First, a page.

Game of the Year 2020 – Best Single Player Game

Here’s a real doozy in the regular run of Game of the Year awards: Best Single Player. So far we’ve been focussing on some of the constituent parts of a video game, whether it’s the central story running through it, the art style, even the raw thrill of the gameplay itself, but Best Single Player is an award that wraps all of these elements together into one.

Not only that, but it’s typically a bit of a leg up toward winning the overall Game of the Year as well, though not always a guarantee once all the shouting and voting is done. We’ll have to wait and see if that’s the case here, when our winner is…

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The Last of Us Part II is a masterpiece, one of those rare games that is simply in a league of its own. From start to finish, the game looks grim, dark, and bloody, but it is a stunningly beautiful game beneath all the gore and brutality, a testament to what Naughty Dog can extract from the PlayStation 4. Whether you’re trudging along blizzard-swept mountains, navigating the flooded streets of Seattle, or riding a horse across grassy fields, Naughty Dog’s post-apocalyptic America is as rich in detail as it is in disaster.

The fundamental gameplay is mechanically excellent, a serious upgrade over the relatively bare options available in the first game. Ellie and Abby can hide in the grass with a bow, set traps for enemies, blow them away with sniper fire, and so on. It’s a good thing too, as enemies will hunt you down, cutting you off and flanking to get the better of you, communicating with each other, boxing you into corners of an area. Oh, and now they’ve got dogs for you to worry about too. A wrong move in this game can get you killed almost instantly, but that just means that when you make all the right moves you feel a bit like Rambo.

Then there’s the story itself. Brilliant, a betrayal, divisive, slow – these are all terms used to describe The Last of Us 2’s storyline this year, which I take as a sign of doing something bold. Greatness can often be divisive, coming down to an individual’s opinions, but whether you like certain specific decisions Naughty Dog made or not, it’s very difficult to argue that the game doesn’t do exactly what it sets out to do. It’s a study on how revenge affects people, how it results in a cycle of violence that is difficult to escape. I personally felt every minute of it alongside Ellie and Abby. It’s an experience I don’t think I’ll ever forget.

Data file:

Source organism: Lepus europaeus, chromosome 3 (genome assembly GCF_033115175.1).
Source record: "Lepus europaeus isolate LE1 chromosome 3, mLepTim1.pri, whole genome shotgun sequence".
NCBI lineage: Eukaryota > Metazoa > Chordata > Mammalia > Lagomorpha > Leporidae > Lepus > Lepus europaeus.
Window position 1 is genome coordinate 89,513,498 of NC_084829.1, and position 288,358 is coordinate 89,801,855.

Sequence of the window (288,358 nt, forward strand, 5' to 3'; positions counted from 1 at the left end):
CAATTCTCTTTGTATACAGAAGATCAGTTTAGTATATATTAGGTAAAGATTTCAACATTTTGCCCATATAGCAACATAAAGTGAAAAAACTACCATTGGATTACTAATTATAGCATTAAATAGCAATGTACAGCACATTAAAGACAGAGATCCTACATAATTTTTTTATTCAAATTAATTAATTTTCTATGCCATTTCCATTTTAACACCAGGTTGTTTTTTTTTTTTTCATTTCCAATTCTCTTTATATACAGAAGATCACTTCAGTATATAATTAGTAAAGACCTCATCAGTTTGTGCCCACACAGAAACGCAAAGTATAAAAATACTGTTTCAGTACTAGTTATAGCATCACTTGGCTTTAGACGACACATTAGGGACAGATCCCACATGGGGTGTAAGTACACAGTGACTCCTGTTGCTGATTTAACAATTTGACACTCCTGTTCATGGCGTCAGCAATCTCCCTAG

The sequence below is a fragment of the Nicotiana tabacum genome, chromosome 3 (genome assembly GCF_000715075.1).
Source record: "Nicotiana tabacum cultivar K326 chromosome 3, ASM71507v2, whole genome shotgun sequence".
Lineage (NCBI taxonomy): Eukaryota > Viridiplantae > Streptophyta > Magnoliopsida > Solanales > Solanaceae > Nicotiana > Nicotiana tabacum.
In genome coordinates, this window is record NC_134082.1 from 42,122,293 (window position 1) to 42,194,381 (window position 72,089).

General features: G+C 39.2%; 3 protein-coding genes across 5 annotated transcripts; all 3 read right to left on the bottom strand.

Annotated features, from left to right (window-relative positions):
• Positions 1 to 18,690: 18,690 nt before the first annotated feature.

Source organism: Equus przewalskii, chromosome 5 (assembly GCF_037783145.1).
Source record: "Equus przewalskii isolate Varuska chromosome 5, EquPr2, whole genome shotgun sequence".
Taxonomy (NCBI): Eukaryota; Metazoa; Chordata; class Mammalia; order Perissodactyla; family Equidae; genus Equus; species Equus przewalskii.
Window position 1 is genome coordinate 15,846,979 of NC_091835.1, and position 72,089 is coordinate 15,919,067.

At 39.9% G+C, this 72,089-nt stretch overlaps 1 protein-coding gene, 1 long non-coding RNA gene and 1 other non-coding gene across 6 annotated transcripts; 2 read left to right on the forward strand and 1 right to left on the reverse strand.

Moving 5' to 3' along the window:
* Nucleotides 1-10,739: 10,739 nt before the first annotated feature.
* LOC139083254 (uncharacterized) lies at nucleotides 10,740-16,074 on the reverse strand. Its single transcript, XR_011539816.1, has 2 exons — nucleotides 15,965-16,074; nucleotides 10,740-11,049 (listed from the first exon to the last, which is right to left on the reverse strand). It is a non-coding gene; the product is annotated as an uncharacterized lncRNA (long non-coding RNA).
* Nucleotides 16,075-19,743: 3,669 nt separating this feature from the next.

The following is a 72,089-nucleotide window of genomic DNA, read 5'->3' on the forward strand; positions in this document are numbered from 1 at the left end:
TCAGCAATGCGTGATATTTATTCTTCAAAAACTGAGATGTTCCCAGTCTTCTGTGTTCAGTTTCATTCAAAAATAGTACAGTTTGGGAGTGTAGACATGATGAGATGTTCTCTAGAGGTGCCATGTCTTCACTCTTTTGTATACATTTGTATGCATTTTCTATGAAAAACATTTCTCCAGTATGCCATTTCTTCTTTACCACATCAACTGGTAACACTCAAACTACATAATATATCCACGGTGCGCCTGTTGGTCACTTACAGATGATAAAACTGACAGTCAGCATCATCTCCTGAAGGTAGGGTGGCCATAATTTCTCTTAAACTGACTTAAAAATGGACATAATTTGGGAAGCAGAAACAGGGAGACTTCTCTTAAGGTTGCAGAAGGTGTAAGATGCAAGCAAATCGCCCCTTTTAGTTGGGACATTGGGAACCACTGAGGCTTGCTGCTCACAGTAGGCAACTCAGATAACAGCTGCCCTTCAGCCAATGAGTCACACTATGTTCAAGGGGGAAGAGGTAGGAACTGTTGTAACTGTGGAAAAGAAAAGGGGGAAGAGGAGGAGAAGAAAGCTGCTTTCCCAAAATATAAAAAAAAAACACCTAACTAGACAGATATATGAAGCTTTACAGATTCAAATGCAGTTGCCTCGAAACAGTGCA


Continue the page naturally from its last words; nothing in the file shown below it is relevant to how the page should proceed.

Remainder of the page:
– Gareth C

Runner Up – Ghost of Tsushima

Despite its relatively niche historic setting and tributes to samurai cinema, Ghost of Tsushima has been on a tear since it launched earlier this year, Sony’s stable of studios still very much on a hot streak.

Even with The Last of Us Part II having dominated gaming discourse just weeks before its release, Ghost of Tsushima carved its ways in the hearts of the PlayStation fandom. Sucker Punch created a stunning open world brimming with stories and secrets as well as drop dead gorgeous vista for players to photograph. It’s one of those games you can get truly lost in without the baggage that usually comes with huge RPGs. For those who haven’t tried it yet, Ghost of Tsushima: Legends – a free online co-op mode – is well worth playing, too.

– Jim H

Runner Up – Ori and the Blind Forest

Some games strive for beauty, while others look to gameplay to hang their developer’s hat on. The third strand is storytelling, and we’ve reached a fantastic point in our hobby where games can tell meaningful stories in a way that no other medium can. Ori and the Will of the Wisps is one of those rare games that ties all of these three strands together, creating what is easily one of the finest games of the year.

Platformers in and of themselves, have become synonymous with a bygone era of gaming. There’s nothing retro about Will of the Wisps though, with Ori being not only an unbridled wonder to control, it’s also one of the most visually and aurally arresting releases we’ve seen in the last 12 months. Scooping up the essence of the Metroidvania, the perfectly weighted drip feed of new skills opens up access to new areas until Ori is a spirit-come-living-weapon, while the Pixar-esque storytelling will have you quietly sobbing into your controller. In a word, it’s unmissable.

– Dom L

Honourable Mentions (in alphabetical order)

  • Assassin’s Creed Valhalla
  • Astro’s Playroom
  • Final Fantasy VII Remake

To catch up on the Game of the Year awards we’ve handed out so far, here’s a handy list!

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5 Comments

  1. They may as well have been called the last of us 2 awards at this point.

    • It’s called ‘credit where it’s due.’

    • They’re really going to have their work cut out for them in Best Nintendo Game of 2020, but I can see them pulling it off.

    • It’s actually a closer run thing than you might think behind the scenes.

  2. Quite a lot of us campaigned against TLOU2 winning actually. It was very close. And clearly wrong.

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